Episode 78 - Dr. Lawrence Shulman: Leading Mutual Aid Support Groups: Exactly How Can People with the Same Problems Help Each Other?
Monday, August 22, 2011, 9:26:34 AM
It's our third anniversary, and in this special episode Dr. Lawrence Shulman returns to our series to discuss his research and experience with Mutual Aid groups and group practice. Dr. Shulman's extensive research and experience are complemented by numerous examples that illustrate his points and practical recommendations for effective mutual aid group leadership. Seasoned professionals and those just getting started in group work will find a useful framework and concrete ideas from a leader in the field.
interventions ii assignment, Sunday, February 09, 2020
By Angela Tewa :
This podcast was very insightful. Dr. Shulman went into detail about mutual aid and many of which I had come across in previous classes and also learned specifically from the podcast. Mutual aid is essentially when the foundation of the group lies within the group members and not the leader. The leader is not the expert, as the group members are. The group members can relate to each other in terms of experiences and reasons that lead them to the group. Relating to one another can be so much more powerful than listening to a lecture from a leader. Sometimes, the leader has to internally shift gears and let the group lead. Mutual aid is very helpful for people who are in stages of substance abuse recovery, for example. Dr. Shulman listen an example of when group members shared specific resources to receive help from. This is concrete assistance the leader may not always have the most recent tangible help for their members. Sometimes, people need more help besides just being engaged in general conversations. Members who are in the same boat can offer so much more aid, motivation and positive influence. Mutual aid is, from my perspective, one of the best way to help individuals who are healing from situations, people or unwanted circumstances.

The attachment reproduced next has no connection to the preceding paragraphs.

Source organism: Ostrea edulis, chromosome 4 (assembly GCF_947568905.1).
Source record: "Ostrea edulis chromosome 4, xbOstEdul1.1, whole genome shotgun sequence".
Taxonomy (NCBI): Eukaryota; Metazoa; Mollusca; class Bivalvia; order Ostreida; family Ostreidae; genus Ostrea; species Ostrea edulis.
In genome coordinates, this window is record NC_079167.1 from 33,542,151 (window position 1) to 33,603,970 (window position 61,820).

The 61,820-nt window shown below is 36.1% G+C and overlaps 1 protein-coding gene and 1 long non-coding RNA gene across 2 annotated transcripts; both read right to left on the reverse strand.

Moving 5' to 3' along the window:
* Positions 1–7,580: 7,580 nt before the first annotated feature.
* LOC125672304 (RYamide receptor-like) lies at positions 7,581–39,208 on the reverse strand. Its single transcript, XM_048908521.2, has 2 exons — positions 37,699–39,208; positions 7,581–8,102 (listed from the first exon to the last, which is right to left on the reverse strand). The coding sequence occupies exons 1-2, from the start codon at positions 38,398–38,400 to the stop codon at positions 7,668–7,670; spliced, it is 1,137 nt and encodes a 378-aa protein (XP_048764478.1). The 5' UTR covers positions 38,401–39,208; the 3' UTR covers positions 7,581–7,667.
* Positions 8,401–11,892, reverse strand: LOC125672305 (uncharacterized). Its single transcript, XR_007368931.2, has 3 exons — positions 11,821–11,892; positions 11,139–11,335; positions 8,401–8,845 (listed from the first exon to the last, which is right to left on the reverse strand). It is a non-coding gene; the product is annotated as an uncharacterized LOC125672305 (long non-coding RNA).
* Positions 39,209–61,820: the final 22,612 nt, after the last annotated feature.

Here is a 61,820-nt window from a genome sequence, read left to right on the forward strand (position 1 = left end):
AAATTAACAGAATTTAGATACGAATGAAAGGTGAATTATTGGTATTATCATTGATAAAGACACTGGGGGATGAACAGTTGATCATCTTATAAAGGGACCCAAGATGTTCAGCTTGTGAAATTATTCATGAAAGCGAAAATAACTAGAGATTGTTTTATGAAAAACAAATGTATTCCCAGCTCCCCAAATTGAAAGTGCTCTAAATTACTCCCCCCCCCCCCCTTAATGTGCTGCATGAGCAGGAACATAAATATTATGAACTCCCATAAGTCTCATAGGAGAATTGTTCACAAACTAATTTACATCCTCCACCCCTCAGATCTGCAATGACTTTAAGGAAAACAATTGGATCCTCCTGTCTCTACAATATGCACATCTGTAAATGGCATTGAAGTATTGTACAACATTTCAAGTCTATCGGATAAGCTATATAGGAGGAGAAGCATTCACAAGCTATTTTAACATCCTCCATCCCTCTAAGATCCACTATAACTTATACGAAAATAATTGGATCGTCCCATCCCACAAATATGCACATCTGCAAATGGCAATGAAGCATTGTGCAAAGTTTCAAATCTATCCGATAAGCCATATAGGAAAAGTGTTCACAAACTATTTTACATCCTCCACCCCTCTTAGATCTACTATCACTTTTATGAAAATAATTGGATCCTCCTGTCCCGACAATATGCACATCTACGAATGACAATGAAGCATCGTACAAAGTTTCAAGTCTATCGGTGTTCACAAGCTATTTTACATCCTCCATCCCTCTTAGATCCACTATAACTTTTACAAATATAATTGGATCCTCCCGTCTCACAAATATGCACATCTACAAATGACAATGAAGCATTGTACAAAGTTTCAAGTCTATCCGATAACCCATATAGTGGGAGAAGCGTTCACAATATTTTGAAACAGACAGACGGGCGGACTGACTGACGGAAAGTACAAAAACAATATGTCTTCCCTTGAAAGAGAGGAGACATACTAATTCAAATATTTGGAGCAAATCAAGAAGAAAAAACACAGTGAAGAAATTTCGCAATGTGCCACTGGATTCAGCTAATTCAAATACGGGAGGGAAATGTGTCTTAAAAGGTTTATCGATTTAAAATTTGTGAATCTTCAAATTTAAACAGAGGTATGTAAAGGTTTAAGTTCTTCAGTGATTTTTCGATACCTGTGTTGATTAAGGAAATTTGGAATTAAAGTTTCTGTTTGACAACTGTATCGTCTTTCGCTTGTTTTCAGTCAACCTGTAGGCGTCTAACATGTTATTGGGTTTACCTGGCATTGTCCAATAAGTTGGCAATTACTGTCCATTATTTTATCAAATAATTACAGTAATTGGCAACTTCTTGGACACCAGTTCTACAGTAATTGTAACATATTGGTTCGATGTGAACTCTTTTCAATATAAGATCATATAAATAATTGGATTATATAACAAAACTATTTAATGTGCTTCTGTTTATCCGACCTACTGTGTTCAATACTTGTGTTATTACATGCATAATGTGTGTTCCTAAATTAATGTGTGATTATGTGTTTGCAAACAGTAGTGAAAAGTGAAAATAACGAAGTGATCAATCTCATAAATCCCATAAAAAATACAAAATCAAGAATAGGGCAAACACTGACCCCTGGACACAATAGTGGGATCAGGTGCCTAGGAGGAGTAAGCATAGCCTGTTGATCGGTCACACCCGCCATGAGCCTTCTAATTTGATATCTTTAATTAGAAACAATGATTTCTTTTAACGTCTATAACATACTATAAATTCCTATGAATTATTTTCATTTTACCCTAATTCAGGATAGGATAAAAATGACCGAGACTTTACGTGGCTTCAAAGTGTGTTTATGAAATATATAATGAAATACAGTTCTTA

the process is the content, Saturday, February 08, 2020
By Liz :